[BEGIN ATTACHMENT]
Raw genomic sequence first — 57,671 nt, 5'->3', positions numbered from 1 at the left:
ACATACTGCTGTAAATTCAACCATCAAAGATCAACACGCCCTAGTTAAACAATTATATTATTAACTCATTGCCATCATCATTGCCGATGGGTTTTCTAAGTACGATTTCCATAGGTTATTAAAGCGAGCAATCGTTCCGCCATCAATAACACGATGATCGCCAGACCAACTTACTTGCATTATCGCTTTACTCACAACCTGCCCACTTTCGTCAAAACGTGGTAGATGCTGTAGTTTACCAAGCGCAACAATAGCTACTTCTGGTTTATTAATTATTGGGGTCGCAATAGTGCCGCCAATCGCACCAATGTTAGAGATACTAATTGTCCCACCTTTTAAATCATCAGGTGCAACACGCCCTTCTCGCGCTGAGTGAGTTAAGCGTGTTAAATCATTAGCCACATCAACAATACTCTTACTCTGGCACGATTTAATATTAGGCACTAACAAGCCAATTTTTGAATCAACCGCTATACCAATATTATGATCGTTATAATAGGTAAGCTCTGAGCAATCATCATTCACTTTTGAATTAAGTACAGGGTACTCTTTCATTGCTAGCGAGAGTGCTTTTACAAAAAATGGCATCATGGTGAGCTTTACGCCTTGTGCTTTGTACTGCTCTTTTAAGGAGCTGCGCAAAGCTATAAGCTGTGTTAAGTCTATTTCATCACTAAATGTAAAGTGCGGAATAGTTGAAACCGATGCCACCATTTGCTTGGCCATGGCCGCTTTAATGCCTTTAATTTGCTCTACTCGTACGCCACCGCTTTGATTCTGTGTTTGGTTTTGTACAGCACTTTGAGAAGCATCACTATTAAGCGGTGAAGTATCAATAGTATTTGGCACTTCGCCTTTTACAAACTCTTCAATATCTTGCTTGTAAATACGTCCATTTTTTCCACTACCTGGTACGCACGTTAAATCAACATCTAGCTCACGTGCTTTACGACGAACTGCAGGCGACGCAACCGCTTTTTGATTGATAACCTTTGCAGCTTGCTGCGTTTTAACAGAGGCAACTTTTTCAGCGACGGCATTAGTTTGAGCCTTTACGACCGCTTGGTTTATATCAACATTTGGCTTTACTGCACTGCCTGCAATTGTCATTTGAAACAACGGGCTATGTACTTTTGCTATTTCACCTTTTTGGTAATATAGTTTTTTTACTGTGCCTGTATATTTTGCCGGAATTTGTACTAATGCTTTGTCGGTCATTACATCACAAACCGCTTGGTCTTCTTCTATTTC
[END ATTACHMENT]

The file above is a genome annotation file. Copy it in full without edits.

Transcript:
Raw genomic sequence first — 57,671 nt, 5'->3', positions numbered from 1 at the left:
ACATACTGCTGTAAATTCAACCATCAAAGATCAACACGCCCTAGTTAAACAATTATATTATTAACTCATTGCCATCATCATTGCCGATGGGTTTTCTAAGTACGATTTCCATAGGTTATTAAAGCGAGCAATCGTTCCGCCATCAATAACACGATGATCGCCAGACCAACTTACTTGCATTATCGCTTTACTCACAACCTGCCCACTTTCGTCAAAACGTGGTAGATGCTGTAGTTTACCAAGCGCAACAATAGCTACTTCTGGTTTATTAATTATTGGGGTCGCAATAGTGCCGCCAATCGCACCAATGTTAGAGATACTAATTGTCCCACCTTTTAAATCATCAGGTGCAACACGCCCTTCTCGCGCTGAGTGAGTTAAGCGTGTTAAATCATTAGCCACATCAACAATACTCTTACTCTGGCACGATTTAATATTAGGCACTAACAAGCCAATTTTTGAATCAACCGCTATACCAATATTATGATCGTTATAATAGGTAAGCTCTGAGCAATCATCATTCACTTTTGAATTAAGTACAGGGTACTCTTTCATTGCTAGCGAGAGTGCTTTTACAAAAAATGGCATCATGGTGAGCTTTACGCCTTGTGCTTTGTACTGCTCTTTTAAGGAGCTGCGCAAAGCTATAAGCTGTGTTAAGTCTATTTCATCACTAAATGTAAAGTGCGGAATAGTTGAAACCGATGCCACCATTTGCTTGGCCATGGCCGCTTTAATGCCTTTAATTTGCTCTACTCGTACGCCACCGCTTTGATTCTGTGTTTGGTTTTGTACAGCACTTTGAGAAGCATCACTATTAAGCGGTGAAGTATCAATAGTATTTGGCACTTCGCCTTTTACAAACTCTTCAATATCTTGCTTGTAAATACGTCCATTTTTTCCACTACCTGGTACGCACGTTAAATCAACATCTAGCTCACGTGCTTTACGACGAACTGCAGGCGACGCAACCGCTTTTTGATTGATAACCTTTGCAGCTTGCTGCGTTTTAACAGAGGCAACTTTTTCAGCGACGGCATTAGTTTGAGCCTTTACGACCGCTTGGTTTATATCAACATTTGGCTTTACTGCACTGCCTGCAATTGTCATTTGAAACAACGGGCTATGTACTTTTGCTATTTCACCTTTTTGGTAATATAGTTTTTTTACTGTGCCTGTATATTTTGCCGGAATTTGTACTAATGCTTTGTCGGTCATTACATCACAAACCGCTTGGTCTTCTTCTATTTC